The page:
Several engineered appearance descriptors have also been proposed for 2D , 3D lidar-based global localisation [13, 21, 4]. Seg-Map  proposed to learn instance-level descriptors on point cloud segments for 3D lidar loop-closure detection. These all have in common that they aim to provide ‘one-shot’ global localisation, but require a linear search over all descriptors created from the map. Even if the single descriptor look-up is very quick, for large-scale long-term localisation, the linear scaling factor is still a major drawback compared to the method proposed in Sec. III-B.
Ii-B Deep image-based global localisation
Image localisation is the task of accurately estimating the location and orientation of an image with respect to a global map, and has been studied extensively in both robotics and computer vision. Pose-Net and related approaches [9, 10] have initiated a new trend to estimate the 6-DOF global pose using deep regression neural networks. In , the geometric reprojection error, i.e. from the reprojection of the 3D reconstruction to the image frame, is jointly optimised with global pose loss during training. More recently, Valada et al.  proposed geometry consistency loss to learn a spatially consistent global representation using relative pose loss as an auxiliary. Some researchers investigate the predictive uncertainties in the deep model [9, 2], but sadly, uncertainties are not further utilised to improve the localisation.
Global loop-closure detection can be combined with local feature matching as a hierarchical approach for visual relocalisation [19, 18]. In these approaches, the deep global descriptors learned as a location signature are used to shortlist possible locations in a large-scale environment, then the precise 6-DOF pose can be estimated by 2D-to-3D matching between the retrieved key frames candidates and the map. With geometry verification, the localisation precision can be remarkably improved.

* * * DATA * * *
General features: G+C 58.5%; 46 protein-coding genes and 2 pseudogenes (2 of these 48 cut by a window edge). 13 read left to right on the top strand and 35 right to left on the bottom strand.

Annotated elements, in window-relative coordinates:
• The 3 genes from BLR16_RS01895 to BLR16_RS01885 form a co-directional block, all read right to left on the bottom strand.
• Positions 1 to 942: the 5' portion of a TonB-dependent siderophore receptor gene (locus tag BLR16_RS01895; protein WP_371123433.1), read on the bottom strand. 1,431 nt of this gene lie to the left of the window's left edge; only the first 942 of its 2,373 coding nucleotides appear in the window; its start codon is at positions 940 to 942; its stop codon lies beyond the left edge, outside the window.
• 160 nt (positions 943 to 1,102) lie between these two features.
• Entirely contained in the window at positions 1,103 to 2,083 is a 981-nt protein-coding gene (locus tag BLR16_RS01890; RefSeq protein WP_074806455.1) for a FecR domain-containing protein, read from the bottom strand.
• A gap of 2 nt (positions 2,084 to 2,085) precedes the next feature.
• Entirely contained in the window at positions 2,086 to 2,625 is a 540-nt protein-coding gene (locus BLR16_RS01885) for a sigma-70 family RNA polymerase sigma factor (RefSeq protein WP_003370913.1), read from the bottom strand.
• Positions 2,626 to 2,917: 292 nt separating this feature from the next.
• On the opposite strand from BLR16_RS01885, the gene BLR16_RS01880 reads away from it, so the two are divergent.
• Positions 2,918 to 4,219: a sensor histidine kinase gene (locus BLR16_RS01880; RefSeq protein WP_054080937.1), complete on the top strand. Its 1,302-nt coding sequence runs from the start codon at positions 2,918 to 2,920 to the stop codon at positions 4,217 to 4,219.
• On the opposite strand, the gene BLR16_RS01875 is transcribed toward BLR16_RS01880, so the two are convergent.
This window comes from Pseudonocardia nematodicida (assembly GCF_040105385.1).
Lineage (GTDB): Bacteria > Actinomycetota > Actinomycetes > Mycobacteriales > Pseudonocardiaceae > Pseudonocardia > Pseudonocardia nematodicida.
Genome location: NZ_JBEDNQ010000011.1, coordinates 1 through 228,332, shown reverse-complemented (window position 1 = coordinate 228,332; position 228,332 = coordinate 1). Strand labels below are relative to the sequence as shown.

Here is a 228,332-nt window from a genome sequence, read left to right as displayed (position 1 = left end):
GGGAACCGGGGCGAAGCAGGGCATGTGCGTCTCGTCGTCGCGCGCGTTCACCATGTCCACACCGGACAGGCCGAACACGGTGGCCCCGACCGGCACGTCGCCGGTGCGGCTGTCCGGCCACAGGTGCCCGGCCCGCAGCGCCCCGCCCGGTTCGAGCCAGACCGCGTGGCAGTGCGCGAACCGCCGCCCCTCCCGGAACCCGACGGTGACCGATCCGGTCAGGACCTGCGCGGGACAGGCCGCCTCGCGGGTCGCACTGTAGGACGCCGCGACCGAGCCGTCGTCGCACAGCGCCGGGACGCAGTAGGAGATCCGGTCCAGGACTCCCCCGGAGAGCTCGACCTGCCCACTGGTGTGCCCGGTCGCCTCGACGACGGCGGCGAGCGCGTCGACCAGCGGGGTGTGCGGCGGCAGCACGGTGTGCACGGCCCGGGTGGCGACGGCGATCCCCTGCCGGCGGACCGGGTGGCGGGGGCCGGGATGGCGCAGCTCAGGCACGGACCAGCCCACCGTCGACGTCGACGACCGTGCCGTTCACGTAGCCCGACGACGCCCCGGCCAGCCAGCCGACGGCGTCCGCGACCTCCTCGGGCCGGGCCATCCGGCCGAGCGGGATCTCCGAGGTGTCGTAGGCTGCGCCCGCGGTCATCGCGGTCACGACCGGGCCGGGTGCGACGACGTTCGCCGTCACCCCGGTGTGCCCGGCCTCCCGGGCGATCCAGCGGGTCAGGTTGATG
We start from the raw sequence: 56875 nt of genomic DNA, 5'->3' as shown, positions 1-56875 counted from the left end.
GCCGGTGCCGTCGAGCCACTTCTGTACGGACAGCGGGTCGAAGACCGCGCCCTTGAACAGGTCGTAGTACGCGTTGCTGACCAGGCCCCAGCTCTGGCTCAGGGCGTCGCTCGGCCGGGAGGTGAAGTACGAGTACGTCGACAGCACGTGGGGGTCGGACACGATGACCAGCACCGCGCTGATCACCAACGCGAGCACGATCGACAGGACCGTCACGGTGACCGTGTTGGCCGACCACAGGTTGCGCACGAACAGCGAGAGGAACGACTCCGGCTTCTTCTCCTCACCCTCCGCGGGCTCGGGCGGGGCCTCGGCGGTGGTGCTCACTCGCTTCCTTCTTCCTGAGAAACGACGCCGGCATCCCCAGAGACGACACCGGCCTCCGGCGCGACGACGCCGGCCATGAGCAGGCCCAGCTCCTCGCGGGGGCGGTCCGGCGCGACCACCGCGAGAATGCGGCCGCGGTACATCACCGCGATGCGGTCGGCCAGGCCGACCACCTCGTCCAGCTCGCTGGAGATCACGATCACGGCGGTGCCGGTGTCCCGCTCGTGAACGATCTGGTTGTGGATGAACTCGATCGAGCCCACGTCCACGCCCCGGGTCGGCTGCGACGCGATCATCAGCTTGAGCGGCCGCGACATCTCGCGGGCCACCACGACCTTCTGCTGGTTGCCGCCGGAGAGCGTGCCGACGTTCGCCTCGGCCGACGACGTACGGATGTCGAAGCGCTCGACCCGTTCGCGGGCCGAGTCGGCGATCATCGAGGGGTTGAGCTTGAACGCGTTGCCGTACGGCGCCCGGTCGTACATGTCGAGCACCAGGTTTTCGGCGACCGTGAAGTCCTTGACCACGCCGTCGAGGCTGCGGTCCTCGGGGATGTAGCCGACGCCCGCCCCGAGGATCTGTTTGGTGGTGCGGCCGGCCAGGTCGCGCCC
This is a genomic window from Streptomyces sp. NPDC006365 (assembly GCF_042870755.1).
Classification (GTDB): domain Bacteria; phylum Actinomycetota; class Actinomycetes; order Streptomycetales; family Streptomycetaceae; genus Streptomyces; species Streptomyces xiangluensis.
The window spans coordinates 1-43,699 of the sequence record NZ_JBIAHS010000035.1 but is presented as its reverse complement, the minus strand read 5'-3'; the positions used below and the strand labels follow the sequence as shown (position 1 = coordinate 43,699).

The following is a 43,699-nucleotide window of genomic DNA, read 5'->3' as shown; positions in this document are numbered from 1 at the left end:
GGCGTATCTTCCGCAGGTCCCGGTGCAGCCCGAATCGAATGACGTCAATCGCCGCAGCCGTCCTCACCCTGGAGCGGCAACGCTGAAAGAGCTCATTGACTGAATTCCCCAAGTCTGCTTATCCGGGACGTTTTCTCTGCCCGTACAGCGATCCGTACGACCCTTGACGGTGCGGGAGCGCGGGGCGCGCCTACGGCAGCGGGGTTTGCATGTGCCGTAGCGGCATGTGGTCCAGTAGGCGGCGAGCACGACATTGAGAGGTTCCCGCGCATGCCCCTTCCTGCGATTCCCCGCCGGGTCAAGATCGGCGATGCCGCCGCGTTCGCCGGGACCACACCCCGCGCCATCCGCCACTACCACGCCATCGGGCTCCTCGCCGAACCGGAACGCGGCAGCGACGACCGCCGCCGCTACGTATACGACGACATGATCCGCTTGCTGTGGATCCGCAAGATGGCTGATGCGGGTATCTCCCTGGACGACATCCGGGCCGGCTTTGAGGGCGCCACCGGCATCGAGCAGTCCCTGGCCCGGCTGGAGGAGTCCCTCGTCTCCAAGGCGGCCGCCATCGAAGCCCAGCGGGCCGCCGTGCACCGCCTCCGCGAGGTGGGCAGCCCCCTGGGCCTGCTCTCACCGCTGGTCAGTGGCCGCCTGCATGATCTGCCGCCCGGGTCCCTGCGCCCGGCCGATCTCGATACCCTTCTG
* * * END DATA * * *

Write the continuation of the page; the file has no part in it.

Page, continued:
Iii-a Problem Formulation
In the global localisation problem, given the observation and 6-DOF robot pose at time , the goal is to estimate the posterior . If the robot is moving, and a sequence of observations and control inputs (e.g. odometry) are available, the a-posteriori pose becomes . Our proposed method has two systems working together for estimating this posterior.
System 1 – Efficient global localisation can be formulated through a learning-based method. We aim to obtain a pose estimate from a single observation using a fast deterministic model. In order to train the deterministic model, the observations and poses used to build the map, i.e. , are provided as training examples. The problem can be formulated as estimating the conditional probability . Parametric models (e.g. neural networks) or Gaussian methods (e.g. Gaussian Processes) can be used to resolve this.
System 2 – Precise localisation can be formulated through a Markov-filter-based method. The a-posteriori belief state of the robot pose can be iteratively updated as a Bayes filter as the robot is moving. With the motion model , the belief can be updated as and given the measurement model , the belief can be then updated as .
To integrate the two systems, importance sampling can be used to update the particles generated by System 1 using System 2. In particular, we propose to draw particles from in System 1 and update belief in System 2, and maintain the particles in a healthy and converging distribution through importance sampling.
Iii-B System 1: efficient localisation using a deep probabilistic model
To learn a deterministic model to efficiently predict the 6-DOF pose of the robot, a natural idea is to use a parametric statistical model like a deep neural network. A bonus is that the deep models can learn site-specific features through back-propagation. However, it is also important to model the predictive probability , which can efficiently generate robot pose hypotheses. Our intuition is to use a Gaussian process to estimate this conditional distribution.
Iii-B1 Observation for learning
Using dense point clouds has a proven effectiveness in robot localisation . To acquire a dense point cloud from a sparse lidar such as a Velodyne HDL-32E, without using extra mechanical devices, we first superimpose frames of consecutive observations at time using odometry: